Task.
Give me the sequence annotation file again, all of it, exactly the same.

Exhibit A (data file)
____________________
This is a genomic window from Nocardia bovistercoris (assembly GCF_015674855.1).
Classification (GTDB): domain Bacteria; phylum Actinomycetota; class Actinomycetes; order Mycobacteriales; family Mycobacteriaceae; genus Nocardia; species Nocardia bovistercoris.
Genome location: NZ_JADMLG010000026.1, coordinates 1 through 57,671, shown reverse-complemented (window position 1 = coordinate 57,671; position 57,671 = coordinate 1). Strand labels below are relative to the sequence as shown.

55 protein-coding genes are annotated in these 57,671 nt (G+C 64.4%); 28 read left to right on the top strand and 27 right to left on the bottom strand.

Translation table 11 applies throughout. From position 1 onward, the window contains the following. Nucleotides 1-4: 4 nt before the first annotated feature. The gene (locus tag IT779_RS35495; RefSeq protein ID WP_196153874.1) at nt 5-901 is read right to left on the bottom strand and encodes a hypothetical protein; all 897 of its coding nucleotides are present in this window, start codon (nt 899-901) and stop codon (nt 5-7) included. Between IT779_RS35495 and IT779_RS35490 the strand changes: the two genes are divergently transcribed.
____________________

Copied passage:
This is a genomic window from Nocardia bovistercoris (assembly GCF_015674855.1).
Classification (GTDB): domain Bacteria; phylum Actinomycetota; class Actinomycetes; order Mycobacteriales; family Mycobacteriaceae; genus Nocardia; species Nocardia bovistercoris.
Genome location: NZ_JADMLG010000026.1, coordinates 1 through 57,671, shown reverse-complemented (window position 1 = coordinate 57,671; position 57,671 = coordinate 1). Strand labels below are relative to the sequence as shown.

55 protein-coding genes are annotated in these 57,671 nt (G+C 64.4%); 28 read left to right on the top strand and 27 right to left on the bottom strand.

Translation table 11 applies throughout. From position 1 onward, the window contains the following. Nucleotides 1-4: 4 nt before the first annotated feature. The gene (locus tag IT779_RS35495; RefSeq protein ID WP_196153874.1) at nt 5-901 is read right to left on the bottom strand and encodes a hypothetical protein; all 897 of its coding nucleotides are present in this window, start codon (nt 899-901) and stop codon (nt 5-7) included. Between IT779_RS35495 and IT779_RS35490 the strand changes: the two genes are divergently transcribed.